2007 — student award of excellence
Veronica Wilson was born and raised in Northern California, and followed her desire for newness and adventure when she headed east to attend school at Syracuse University to get a degree in photojournalism. In the five years since graduating, she has continued chasing a passion for storytelling and an unshakable interest in advancing social causes. Navigating from an NGO in East Africa, to newspaper internships, to a nonprofit branding agency, she has most recently arrived at a mission-driven start-up called Recyclebank (www.recyclebank.com). Working in strategic planning, Veronica helps some of the world’s most influential brands connect with consumers through the lens of sustainability, launching campaigns that reward consumers for taking more environmentally conscious actions. Though it may seem a long distance away since she last actively had a camera in her hands, Veronica’s ‘crooked’ path has made sense every step of the way. And the influence of the craft and experience of photojournalism has delightfully infiltrated all that she continues to pursue.
One of America’s largest and most pressing social issues is the achievement gap, seen rampant throughout the nation’s public school system. This project visually shows this gap, bringing this issue to the forefront of people minds.
Throughout the 1980s and 1990s, social workers, teachers, and politicians were working furiously to decrease the gap that has historically existed between rich and poor children when it comes to public education. The work of these dedicated people paid off, and a nation wide improvement was suddenly seen. However, in the past decade and a half, this improvement has plateaued, according to the National Center for Education Statistics.
The achievement gap, defined as the existing inequalities between groups of students (typically categorized by race, ethnicity, and socioeconomic status) and their school performance, has become somewhat of a hot topic in recent politics. Reform programs, such as President Bush’s No Child Left Behind Act have attempted to remedy this issue.
Joseph Gonzalez, a fourteen-year old Puerto Rican living on the south side of Syracuse, is a portrait of his problem. Motivated and goal oriented, Joseph has dreams of one day becoming an undercover police officer. However, his academic path is tainted with a variety of challenges he must face. Joseph attends Fowler High School, which is primarily African American and Latino, whose standardized test scores fall way below average, and are much lower than the test scores of nearby, primarily white schools.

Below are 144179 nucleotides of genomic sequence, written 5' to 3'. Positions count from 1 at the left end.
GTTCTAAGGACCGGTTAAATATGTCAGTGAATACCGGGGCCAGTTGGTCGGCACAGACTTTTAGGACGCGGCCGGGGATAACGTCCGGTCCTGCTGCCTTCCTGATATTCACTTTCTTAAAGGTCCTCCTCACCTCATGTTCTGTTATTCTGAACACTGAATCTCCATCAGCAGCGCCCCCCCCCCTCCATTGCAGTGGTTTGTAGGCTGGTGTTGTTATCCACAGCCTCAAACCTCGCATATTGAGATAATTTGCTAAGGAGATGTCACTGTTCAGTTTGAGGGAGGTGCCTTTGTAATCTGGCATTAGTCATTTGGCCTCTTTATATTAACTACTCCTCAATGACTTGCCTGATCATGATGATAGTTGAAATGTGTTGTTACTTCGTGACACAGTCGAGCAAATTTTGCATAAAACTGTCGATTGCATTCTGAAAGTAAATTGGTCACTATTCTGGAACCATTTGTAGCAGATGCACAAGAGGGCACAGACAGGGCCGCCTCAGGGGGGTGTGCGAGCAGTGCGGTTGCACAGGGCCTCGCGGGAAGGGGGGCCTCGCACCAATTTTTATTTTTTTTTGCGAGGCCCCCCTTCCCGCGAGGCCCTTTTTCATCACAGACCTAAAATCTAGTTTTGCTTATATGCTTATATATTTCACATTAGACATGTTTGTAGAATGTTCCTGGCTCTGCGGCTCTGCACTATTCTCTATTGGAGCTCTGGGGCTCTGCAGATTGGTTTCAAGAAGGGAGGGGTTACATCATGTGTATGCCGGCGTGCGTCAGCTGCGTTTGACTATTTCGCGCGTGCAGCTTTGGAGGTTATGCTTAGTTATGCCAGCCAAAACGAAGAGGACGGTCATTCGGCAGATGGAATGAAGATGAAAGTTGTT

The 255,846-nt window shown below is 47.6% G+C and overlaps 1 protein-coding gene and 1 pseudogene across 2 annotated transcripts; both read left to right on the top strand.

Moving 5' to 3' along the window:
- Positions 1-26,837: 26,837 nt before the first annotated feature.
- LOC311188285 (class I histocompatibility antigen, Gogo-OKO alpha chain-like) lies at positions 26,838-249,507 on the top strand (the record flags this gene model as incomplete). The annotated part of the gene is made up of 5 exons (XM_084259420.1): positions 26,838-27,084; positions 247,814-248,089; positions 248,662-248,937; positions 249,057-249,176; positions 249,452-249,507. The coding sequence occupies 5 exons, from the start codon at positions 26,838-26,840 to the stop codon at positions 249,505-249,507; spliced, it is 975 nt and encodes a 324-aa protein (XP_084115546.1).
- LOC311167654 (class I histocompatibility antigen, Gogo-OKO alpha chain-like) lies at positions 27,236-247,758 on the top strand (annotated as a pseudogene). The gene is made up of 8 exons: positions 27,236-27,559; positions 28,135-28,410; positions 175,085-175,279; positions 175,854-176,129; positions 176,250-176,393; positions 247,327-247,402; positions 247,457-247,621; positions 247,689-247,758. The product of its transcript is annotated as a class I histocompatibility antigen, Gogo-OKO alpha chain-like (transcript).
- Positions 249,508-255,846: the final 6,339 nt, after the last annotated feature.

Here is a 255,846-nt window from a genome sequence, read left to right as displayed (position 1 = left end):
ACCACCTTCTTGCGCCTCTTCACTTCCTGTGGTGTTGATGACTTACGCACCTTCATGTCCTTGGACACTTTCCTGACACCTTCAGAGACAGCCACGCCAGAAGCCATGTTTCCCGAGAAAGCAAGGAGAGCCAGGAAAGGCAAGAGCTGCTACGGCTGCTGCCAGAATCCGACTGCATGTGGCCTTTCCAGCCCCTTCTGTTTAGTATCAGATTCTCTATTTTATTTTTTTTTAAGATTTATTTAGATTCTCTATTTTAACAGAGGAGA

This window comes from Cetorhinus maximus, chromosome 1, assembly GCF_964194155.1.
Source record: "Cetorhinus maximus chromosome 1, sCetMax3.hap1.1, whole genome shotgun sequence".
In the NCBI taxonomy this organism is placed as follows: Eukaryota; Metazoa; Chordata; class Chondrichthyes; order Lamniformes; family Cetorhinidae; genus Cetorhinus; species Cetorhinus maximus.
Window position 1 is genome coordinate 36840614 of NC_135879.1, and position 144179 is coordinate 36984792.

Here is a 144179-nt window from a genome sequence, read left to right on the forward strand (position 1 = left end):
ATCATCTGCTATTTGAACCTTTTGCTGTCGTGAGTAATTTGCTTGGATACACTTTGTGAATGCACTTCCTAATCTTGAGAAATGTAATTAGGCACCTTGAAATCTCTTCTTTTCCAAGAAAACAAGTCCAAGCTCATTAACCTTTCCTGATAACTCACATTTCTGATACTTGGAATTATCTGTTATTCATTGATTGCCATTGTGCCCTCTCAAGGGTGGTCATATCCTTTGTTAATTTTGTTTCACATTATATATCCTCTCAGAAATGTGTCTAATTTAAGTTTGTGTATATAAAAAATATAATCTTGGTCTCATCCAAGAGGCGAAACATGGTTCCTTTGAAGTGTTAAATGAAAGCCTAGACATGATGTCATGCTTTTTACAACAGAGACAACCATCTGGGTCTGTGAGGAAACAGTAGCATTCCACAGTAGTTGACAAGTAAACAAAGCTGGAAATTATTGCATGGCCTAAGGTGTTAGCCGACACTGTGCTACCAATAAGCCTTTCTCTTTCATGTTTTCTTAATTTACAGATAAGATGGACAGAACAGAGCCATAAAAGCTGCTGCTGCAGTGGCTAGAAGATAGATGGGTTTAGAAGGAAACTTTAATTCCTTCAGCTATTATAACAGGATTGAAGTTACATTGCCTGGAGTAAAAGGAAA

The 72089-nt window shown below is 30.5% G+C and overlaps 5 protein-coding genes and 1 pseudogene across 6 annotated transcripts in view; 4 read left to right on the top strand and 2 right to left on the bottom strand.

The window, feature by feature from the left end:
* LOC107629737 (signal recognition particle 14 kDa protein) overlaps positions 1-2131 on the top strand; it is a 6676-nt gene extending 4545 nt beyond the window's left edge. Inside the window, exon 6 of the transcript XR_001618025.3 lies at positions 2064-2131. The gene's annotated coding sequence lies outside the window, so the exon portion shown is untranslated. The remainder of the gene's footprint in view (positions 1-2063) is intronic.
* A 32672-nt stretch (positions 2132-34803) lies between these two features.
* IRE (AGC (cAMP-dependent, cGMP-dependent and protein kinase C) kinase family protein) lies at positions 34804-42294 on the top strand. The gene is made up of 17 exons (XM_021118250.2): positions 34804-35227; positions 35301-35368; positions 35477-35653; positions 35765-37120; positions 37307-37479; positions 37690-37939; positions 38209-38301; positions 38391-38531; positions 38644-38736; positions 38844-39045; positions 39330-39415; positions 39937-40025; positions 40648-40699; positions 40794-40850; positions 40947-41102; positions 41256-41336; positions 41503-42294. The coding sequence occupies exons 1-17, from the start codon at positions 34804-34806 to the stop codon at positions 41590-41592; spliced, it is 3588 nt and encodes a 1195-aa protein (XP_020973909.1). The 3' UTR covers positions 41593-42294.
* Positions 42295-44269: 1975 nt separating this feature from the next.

A typical school day for Joseph is fairly relaxed, including gym class and a long lunch period. It fails to really challenge him. Although he takes a few classes that are geared towards students with a lower learning curve, he is often only asked to complete assignments that involve coloring and minimal critical thinking. Aside from dealing with the struggles that are often presented to youth in poor areas, (gangs, violence, drugs, etc.). Joseph also has to rise above a school system that does not expect, and or encourage, him to continue on to higher education.
This work documents Joseph’s daily challenges, which often times include distracting classroom behavior by his peers, unengaged teachers, and chaotic home life. On some occasions, Joseph’s coping mechanisms simply involve sitting down and playing video games. Other times he turns to basketball and friends to distract himself from his difficulties in school. Another large aspect of Joseph’s life is his faith, which I will show by accompanying him to church. His mother is a pastor at a local Lutheran church, and Joseph says that faith and God are very important to him. This is an interesting detail that shows how he, like many other children in similar situations, lean on the church for support they are not getting elsewhere.
Joseph attends an after school program that is run through the non-profit organization the Spanish Action League, in downtown Syracuse. Due in part to his parents’ long and demanding work schedules, the League is the best place for Joseph to be after school. “If I was just out walking on the streets and stuff, people would be asking me for weed,” Joseph said. “And I don’t do that stuff”.
Facing problems of peer pressure such as these is indicative that Joseph needs some positive force to counter such negativity. I believe that this is, in large part, the school’s responsibility. Schools should be helped accountable for educating and motivating their students. Comparing test scores between the white, affluent schools in Central New York, and those of high schools similar to Fowler, the achievement gap is undeniable. Our nation is in desperate need of strong educational reforms, but the first step towards this is informing the public.